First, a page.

In order to really boost your productivity, look into increasing the factors that lead to a state of flow. Flow, or the flow state, is a psychological phenomena reported to increase how quickly the brain takes in information and improves how deeply it processes that information too. Factors that can enable the flow state include:
– Feeling trusted and responsible for the success or failure of a project
– Experiencing novelty and new ways of working
– Feeling challenged in your work, at a level which you can learn and master
– Using multiple senses at once – such as sight, sound, and smell
All of these factors contribute to bringing you into the present as you work, into the ultimate state of flow. It’s why so many blue chip businesses are encouraging mindfulness at work too – the practice of bringing your mind into the present on a regular basis.
4. Take periodic breaks
While the state of flow can increase your creativity five-fold, it’s elusive, and exhaustive too. In order to best increase your productivity, it’s worth taking a number of breaks through the day.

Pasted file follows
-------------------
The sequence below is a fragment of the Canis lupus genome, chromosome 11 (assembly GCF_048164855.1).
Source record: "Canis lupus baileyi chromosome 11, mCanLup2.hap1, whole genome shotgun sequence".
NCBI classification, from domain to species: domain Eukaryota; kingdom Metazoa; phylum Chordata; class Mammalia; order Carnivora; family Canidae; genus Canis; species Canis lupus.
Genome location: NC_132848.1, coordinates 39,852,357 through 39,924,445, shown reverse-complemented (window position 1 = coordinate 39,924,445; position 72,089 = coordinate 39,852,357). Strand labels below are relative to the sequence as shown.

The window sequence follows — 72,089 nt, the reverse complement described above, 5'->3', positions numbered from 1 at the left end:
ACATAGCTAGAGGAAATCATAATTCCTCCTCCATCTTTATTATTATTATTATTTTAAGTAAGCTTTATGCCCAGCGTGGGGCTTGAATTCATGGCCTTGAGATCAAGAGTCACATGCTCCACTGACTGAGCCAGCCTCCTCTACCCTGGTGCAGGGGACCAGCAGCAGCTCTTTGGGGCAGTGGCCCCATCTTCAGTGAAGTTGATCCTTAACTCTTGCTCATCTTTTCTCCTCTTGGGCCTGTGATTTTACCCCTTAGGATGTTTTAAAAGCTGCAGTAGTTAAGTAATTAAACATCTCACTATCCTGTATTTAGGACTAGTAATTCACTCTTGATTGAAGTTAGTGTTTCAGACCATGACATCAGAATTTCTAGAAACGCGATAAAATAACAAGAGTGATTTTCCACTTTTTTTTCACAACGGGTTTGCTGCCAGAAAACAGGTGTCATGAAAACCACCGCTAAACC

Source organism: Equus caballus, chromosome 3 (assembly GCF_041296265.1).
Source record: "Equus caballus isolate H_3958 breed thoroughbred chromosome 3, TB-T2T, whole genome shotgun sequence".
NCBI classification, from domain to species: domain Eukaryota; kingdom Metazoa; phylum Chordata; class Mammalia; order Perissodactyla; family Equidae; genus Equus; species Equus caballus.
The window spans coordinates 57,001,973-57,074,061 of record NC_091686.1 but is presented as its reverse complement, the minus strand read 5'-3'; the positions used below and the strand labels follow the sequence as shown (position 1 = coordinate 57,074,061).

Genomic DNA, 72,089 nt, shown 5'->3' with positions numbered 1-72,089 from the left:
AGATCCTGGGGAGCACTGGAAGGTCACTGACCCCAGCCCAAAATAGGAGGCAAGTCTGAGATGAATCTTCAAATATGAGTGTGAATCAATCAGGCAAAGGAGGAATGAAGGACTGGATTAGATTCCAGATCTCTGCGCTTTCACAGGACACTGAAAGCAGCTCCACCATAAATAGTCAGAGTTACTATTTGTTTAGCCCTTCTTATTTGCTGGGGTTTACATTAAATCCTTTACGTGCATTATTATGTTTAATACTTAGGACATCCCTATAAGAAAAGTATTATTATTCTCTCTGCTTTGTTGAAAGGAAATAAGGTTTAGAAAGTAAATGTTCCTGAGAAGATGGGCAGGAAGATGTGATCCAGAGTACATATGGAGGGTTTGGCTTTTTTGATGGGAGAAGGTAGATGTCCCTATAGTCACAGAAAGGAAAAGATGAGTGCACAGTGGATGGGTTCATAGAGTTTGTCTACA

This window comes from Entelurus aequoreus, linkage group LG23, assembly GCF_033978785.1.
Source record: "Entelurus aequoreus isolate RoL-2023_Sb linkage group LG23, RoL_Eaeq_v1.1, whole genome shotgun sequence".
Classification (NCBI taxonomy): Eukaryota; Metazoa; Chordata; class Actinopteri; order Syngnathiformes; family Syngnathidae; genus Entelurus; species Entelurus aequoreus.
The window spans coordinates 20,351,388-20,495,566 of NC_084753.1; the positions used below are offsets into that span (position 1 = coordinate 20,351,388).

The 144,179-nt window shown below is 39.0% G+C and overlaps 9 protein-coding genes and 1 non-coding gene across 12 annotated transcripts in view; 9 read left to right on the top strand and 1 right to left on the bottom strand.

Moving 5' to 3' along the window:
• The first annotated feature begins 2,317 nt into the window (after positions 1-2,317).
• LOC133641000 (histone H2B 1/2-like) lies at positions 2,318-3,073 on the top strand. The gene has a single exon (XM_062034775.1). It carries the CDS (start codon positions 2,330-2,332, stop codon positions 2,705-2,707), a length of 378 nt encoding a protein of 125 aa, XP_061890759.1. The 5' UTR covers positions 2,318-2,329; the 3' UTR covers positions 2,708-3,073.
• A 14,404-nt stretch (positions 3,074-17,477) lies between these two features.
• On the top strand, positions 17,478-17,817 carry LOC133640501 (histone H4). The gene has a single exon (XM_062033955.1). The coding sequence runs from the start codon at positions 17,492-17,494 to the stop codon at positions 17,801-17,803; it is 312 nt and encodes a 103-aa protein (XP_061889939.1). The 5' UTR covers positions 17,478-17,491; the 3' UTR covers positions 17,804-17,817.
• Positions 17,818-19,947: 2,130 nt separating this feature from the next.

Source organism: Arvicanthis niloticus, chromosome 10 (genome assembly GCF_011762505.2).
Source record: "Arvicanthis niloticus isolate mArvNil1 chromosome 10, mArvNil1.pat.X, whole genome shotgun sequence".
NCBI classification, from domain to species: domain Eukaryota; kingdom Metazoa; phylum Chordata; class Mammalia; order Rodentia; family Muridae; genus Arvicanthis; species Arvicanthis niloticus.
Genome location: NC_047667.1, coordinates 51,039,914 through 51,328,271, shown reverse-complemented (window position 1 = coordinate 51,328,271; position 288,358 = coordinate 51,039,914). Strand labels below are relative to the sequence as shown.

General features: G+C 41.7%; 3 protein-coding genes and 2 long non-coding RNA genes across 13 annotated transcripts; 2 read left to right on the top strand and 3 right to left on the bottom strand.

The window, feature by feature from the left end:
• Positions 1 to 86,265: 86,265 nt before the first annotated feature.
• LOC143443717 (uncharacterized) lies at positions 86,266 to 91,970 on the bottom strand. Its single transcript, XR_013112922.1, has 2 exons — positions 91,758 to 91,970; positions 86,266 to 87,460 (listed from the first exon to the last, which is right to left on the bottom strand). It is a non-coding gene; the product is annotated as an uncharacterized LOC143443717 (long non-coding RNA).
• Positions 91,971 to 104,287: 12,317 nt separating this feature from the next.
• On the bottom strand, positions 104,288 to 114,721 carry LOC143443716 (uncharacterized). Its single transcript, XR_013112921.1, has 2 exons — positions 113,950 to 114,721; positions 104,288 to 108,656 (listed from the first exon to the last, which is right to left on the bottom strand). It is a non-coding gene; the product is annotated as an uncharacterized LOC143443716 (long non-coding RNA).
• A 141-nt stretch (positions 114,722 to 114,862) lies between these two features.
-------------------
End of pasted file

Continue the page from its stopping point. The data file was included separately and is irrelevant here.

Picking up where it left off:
While the legal minimum break on a 6-hour shift is just 20 minutes, many studies report that short, hourly breaks increase productivity overall. And what you do on that break is equally important too. To really make the most of a break, and get creative on your return, try:
– Going for a walk outdoors
– Take a tea break (and mini-meditation)
– Exercise lightly
– Switch off screens and read a book
All of these activities engage different senses and different parts of the brain to the ones you’ve been working so hard while at your desk, so you’ll come back feeling refreshed and potentially ready with new ideas for your project.
5. Communicate problems and share the workload
If your project is seemingly becoming more and more burdensome, it’s time to let people know. If you work for yourself, you may wish to reach out to a client ahead of your agreed deadline, and ask if it’s possible for an extension. And if you’re working in a team, speak to anyone else tasked with the same project. You may be able to share the workload, and make the deadline after all.
6. Book in a feedback session